Tolerance and Encouragement: Making Room for Divine Presence – instead of “Paging” Him or Her Interfaith? Multi faith? Engaging Others in Their Faiths
Robert Charles Powell, MD, PhD
care, counseling, and psychotherapy
become “pastoral” – or even “theological” –
when there is “trialogue” –
when the discussion between a clinician and
a suffering, bewildered, or vulnerable soul
allows enough silence for both to
be aware of divine presence and
be open to divine insight.
Such was the view of Wayne Edward Oates, PhD (1917-1999), a fascinating chaplain who knew the works of Sigmund Freud as well as he knew the books of the Bible. The notions of “interfaith” and “multifaith” chaplaincy probably did not mean much to him. Certainly the Rev. Dr. Oates worked with those who did not share his religious tradition – yet I have trouble believing that he would have considered such care, counseling, or psychotherapy as either “interfaith” – focusing on commonalities – or “multifaith” – focusing on differing beliefs. His work with others just “was” – just was work valued by both. Whether it was the chaplain who made room or it was the patient who made room for the Deity probably did not matter much to either of them – as long as there was “trialogue” – as long as there was Divine Presence in the midst of their work.
In a nutshell, this is why I have very mixed feelings about the recent book, Paging God: Religion in the Halls of Medicine, by sociologist Wendy Cadge, PhD. She is able to observe clinical chaplains trying quietly “to … create … sacred spaces …” in their work. She is able to observe hospital chaplains trying to assist “people at their most vulnerable” times. However, throughout the book, she somewhat scornfully rues the day that clinical pastoral chaplaincy was wooed down a bland interfaith path while she half-heartedly envisions that medically-immersed chaplaincy might embrace a multifaith approach. It is hard to be sure whether she does or does not respect professional chaplains – and one is left with the lingering suspicion that she does not. It would appear that she views professional chaplains, in their efforts toward political correctness, as having created the bureaucratic morass in which they now frequently find themselves. Furthermore, rather than respect that clinical chaplains are embedded within specific religious traditions, she would re-embed them within large (usually secular) universities having schools of medicine, theology, and public health, modeling their training and education more along the lines of that provided in nursing and social work. Only vaguely does she appear to recognize that financial issues have channeled – and still channel – the nourishment of professional chaplaincy.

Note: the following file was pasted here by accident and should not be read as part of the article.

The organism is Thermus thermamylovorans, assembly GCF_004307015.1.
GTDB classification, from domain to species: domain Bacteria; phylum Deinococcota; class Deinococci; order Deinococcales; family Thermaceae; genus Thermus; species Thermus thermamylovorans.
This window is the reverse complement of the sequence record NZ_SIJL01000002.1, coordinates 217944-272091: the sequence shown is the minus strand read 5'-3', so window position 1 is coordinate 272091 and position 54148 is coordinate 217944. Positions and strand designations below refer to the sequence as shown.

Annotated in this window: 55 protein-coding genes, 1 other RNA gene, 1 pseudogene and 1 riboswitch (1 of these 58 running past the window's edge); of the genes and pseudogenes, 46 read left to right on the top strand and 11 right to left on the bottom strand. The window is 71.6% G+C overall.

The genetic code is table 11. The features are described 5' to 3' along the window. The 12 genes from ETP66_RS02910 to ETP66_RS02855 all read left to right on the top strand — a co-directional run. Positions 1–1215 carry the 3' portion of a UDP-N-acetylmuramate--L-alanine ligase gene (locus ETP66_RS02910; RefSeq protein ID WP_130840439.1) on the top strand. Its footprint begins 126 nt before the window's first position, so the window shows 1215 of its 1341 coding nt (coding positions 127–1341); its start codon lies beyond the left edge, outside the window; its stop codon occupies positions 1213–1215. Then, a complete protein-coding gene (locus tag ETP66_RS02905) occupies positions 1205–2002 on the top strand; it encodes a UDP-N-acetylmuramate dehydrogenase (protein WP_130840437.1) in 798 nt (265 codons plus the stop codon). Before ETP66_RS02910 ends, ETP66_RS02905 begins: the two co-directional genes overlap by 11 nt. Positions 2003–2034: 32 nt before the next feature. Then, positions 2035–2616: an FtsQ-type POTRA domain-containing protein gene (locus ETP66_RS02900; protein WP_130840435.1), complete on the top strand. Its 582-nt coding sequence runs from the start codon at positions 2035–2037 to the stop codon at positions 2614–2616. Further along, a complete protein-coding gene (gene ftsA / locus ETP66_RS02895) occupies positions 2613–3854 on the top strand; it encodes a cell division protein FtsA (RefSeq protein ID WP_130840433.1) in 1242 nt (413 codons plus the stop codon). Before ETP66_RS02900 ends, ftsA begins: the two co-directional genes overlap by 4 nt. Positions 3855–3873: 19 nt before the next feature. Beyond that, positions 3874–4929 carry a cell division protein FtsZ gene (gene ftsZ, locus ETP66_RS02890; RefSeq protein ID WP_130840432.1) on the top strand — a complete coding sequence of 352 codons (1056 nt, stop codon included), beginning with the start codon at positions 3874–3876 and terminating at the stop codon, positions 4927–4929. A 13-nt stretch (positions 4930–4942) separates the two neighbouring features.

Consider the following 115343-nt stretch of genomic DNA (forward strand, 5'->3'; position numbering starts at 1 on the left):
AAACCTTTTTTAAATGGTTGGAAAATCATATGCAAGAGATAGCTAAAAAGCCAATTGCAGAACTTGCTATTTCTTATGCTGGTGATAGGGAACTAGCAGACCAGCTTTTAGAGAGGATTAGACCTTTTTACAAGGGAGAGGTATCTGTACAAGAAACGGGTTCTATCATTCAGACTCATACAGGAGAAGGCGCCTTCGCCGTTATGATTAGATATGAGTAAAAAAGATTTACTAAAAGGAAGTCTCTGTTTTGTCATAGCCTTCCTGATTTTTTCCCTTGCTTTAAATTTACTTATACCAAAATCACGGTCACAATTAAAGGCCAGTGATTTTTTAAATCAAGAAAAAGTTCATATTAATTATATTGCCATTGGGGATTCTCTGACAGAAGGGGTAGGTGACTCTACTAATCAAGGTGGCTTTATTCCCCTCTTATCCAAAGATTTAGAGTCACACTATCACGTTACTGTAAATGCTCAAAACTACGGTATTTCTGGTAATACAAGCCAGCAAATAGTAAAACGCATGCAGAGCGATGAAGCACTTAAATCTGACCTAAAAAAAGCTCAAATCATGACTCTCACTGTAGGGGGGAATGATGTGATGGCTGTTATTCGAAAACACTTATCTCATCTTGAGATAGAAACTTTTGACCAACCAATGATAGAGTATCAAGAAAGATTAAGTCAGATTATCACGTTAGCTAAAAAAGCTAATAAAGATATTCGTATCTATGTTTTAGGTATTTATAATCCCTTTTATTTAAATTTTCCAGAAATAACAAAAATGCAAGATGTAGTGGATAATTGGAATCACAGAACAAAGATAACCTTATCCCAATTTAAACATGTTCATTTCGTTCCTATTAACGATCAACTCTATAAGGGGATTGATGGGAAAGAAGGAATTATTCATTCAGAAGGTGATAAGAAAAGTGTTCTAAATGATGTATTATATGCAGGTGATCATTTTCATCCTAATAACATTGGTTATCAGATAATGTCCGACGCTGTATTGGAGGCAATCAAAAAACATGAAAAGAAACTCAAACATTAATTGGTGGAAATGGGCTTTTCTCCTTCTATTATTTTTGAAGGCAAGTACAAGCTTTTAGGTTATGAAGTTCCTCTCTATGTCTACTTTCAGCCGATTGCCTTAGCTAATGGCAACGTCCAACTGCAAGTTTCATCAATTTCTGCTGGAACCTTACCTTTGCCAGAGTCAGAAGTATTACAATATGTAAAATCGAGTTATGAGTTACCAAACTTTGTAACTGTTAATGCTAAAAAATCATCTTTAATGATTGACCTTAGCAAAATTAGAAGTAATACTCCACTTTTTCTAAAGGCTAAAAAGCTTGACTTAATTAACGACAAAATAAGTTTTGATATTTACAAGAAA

Cadge’s comments reflect, unfortunately, an almost entirely “New England Brahmin” view of the world – a fact of which she appears quite unaware. There is much not to like in this book – and I cannot really recommend it – but its wrong-headedness does stir up some thoughts. The good news is that the core chapters of the book are reasonably well-written. The bad news is that the two ends of the book are not. For me, bad grammar is distracting – as is voluminous name-dropping. “ ‘Paging’ God?” I certainly hope that the Deity – whatever one calls Him or Her – does not have to put up with the generally nerve-grating squeal of a pager. The title’s mildly sacrilegious tone did bother me. It is altogether another matter, for example, in my opinion, to have the gentle tingling of bells respectfully invite and welcome Divine Presence.